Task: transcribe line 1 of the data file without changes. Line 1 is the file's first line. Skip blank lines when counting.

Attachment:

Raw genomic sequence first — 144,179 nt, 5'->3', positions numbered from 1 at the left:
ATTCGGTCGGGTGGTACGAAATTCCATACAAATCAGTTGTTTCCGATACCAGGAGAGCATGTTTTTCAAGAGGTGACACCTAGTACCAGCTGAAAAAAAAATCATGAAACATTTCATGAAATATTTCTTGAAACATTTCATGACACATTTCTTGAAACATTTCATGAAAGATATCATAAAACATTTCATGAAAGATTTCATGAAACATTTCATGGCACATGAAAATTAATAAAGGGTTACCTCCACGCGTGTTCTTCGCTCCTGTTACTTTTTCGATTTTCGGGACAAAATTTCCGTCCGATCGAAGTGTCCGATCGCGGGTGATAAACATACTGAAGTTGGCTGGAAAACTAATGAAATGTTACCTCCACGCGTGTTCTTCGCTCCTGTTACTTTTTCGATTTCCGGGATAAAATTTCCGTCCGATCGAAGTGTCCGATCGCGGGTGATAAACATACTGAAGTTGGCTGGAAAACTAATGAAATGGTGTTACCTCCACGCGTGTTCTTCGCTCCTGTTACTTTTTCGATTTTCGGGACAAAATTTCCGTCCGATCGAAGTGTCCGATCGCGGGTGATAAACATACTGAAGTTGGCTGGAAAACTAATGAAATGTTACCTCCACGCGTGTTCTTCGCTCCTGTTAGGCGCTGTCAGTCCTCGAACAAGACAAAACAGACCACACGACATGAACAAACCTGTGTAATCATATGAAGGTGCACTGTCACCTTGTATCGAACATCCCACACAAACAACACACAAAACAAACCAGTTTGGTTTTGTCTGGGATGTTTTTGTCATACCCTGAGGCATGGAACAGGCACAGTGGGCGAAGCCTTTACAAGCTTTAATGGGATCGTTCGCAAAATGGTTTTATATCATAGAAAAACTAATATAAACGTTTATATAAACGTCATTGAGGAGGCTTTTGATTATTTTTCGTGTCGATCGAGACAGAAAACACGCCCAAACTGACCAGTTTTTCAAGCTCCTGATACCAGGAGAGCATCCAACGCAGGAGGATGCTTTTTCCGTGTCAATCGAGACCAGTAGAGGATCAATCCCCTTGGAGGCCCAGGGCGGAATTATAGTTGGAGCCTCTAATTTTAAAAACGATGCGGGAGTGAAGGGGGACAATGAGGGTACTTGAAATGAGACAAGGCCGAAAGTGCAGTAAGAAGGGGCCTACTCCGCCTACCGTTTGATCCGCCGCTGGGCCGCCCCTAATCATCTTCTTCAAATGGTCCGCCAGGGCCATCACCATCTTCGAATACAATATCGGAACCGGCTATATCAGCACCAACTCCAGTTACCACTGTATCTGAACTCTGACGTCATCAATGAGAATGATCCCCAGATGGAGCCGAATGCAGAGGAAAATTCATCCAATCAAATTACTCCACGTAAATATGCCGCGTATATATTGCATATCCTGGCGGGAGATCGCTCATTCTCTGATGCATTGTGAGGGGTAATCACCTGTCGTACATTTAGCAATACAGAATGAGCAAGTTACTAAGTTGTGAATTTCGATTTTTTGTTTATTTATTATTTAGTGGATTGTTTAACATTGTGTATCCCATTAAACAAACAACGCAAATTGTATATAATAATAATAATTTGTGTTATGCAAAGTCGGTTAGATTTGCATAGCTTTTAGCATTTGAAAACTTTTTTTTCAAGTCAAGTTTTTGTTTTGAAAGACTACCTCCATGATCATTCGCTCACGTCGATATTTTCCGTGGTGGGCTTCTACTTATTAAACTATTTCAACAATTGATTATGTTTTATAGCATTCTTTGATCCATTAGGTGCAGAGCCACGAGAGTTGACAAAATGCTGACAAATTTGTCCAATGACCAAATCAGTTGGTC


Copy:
Raw genomic sequence first — 144,179 nt, 5'->3', positions numbered from 1 at the left: